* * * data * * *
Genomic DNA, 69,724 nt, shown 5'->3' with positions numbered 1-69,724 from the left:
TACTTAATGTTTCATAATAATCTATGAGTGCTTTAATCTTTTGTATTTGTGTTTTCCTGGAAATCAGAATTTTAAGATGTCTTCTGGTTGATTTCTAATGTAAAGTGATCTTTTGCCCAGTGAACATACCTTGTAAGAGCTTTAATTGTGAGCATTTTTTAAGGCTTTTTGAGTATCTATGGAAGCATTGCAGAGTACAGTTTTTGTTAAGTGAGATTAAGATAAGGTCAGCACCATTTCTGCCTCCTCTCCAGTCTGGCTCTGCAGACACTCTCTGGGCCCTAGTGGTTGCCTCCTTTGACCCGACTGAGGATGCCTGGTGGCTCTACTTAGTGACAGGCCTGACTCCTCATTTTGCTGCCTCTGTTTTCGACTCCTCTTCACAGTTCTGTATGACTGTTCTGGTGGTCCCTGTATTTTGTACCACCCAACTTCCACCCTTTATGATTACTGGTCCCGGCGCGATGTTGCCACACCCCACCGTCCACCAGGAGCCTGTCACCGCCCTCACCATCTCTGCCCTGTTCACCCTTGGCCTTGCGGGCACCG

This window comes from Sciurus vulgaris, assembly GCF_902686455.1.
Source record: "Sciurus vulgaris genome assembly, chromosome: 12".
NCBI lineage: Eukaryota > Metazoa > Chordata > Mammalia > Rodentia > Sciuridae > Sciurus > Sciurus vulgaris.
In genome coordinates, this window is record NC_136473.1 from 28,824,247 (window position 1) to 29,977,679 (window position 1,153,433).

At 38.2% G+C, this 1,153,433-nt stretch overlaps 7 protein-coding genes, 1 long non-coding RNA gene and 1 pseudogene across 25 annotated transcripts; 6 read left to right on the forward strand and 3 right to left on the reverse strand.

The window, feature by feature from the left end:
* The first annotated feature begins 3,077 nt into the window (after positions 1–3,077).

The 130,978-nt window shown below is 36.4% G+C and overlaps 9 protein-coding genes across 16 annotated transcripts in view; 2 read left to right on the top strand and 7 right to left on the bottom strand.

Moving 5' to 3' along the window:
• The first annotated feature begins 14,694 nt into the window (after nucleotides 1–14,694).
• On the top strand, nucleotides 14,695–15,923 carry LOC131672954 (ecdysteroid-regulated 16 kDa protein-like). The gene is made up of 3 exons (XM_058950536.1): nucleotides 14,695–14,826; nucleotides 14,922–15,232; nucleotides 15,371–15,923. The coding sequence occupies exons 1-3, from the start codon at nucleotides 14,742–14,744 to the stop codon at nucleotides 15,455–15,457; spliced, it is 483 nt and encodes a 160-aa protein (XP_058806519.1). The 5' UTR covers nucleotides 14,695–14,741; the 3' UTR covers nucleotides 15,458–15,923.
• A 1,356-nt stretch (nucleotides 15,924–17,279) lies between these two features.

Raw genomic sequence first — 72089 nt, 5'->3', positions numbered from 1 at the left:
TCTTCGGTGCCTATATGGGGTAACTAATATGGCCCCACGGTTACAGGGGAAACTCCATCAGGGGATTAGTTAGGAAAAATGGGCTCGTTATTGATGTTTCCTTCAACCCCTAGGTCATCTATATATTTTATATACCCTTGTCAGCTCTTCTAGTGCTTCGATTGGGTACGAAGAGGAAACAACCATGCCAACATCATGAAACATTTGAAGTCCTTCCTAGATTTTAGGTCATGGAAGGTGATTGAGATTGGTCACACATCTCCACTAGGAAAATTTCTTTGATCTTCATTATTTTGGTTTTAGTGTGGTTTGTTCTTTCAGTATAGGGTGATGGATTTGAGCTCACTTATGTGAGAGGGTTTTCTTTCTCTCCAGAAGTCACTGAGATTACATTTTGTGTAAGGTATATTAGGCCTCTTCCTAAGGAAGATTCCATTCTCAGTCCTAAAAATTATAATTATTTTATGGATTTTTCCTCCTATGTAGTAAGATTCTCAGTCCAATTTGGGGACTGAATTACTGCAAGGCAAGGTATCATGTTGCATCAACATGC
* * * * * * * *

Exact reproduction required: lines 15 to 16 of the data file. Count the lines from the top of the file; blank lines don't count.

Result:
Raw genomic sequence first — 72089 nt, 5'->3', positions numbered from 1 at the left:
TCTTCGGTGCCTATATGGGGTAACTAATATGGCCCCACGGTTACAGGGGAAACTCCATCAGGGGATTAGTTAGGAAAAATGGGCTCGTTATTGATGTTTCCTTCAACCCCTAGGTCATCTATATATTTTATATACCCTTGTCAGCTCTTCTAGTGCTTCGATTGGGTACGAAGAGGAAACAACCATGCCAACATCATGAAACATTTGAAGTCCTTCCTAGATTTTAGGTCATGGAAGGTGATTGAGATTGGTCACACATCTCCACTAGGAAAATTTCTTTGATCTTCATTATTTTGGTTTTAGTGTGGTTTGTTCTTTCAGTATAGGGTGATGGATTTGAGCTCACTTATGTGAGAGGGTTTTCTTTCTCTCCAGAAGTCACTGAGATTACATTTTGTGTAAGGTATATTAGGCCTCTTCCTAAGGAAGATTCCATTCTCAGTCCTAAAAATTATAATTATTTTATGGATTTTTCCTCCTATGTAGTAAGATTCTCAGTCCAATTTGGGGACTGAATTACTGCAAGGCAAGGTATCATGTTGCATCAACATGC